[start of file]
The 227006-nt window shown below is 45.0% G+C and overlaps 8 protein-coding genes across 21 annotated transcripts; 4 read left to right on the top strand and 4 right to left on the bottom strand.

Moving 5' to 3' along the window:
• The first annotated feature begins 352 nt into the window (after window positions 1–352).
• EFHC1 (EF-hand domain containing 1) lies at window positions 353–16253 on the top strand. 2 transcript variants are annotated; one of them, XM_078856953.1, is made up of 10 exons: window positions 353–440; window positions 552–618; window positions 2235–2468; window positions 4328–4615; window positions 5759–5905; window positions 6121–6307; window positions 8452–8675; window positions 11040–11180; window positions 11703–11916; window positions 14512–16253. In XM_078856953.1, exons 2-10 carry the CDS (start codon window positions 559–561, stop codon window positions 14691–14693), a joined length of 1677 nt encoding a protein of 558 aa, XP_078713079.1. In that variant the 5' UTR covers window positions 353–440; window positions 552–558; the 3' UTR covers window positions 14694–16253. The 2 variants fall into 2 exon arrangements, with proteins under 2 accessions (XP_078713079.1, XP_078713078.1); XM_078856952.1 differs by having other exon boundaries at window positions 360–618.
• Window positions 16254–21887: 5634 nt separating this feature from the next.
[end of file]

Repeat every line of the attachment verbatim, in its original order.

The 227006-nt window shown below is 45.0% G+C and overlaps 8 protein-coding genes across 21 annotated transcripts; 4 read left to right on the top strand and 4 right to left on the bottom strand.

Moving 5' to 3' along the window:
• The first annotated feature begins 352 nt into the window (after window positions 1–352).
• EFHC1 (EF-hand domain containing 1) lies at window positions 353–16253 on the top strand. 2 transcript variants are annotated; one of them, XM_078856953.1, is made up of 10 exons: window positions 353–440; window positions 552–618; window positions 2235–2468; window positions 4328–4615; window positions 5759–5905; window positions 6121–6307; window positions 8452–8675; window positions 11040–11180; window positions 11703–11916; window positions 14512–16253. In XM_078856953.1, exons 2-10 carry the CDS (start codon window positions 559–561, stop codon window positions 14691–14693), a joined length of 1677 nt encoding a protein of 558 aa, XP_078713079.1. In that variant the 5' UTR covers window positions 353–440; window positions 552–558; the 3' UTR covers window positions 14694–16253. The 2 variants fall into 2 exon arrangements, with proteins under 2 accessions (XP_078713079.1, XP_078713078.1); XM_078856952.1 differs by having other exon boundaries at window positions 360–618.
• Window positions 16254–21887: 5634 nt separating this feature from the next.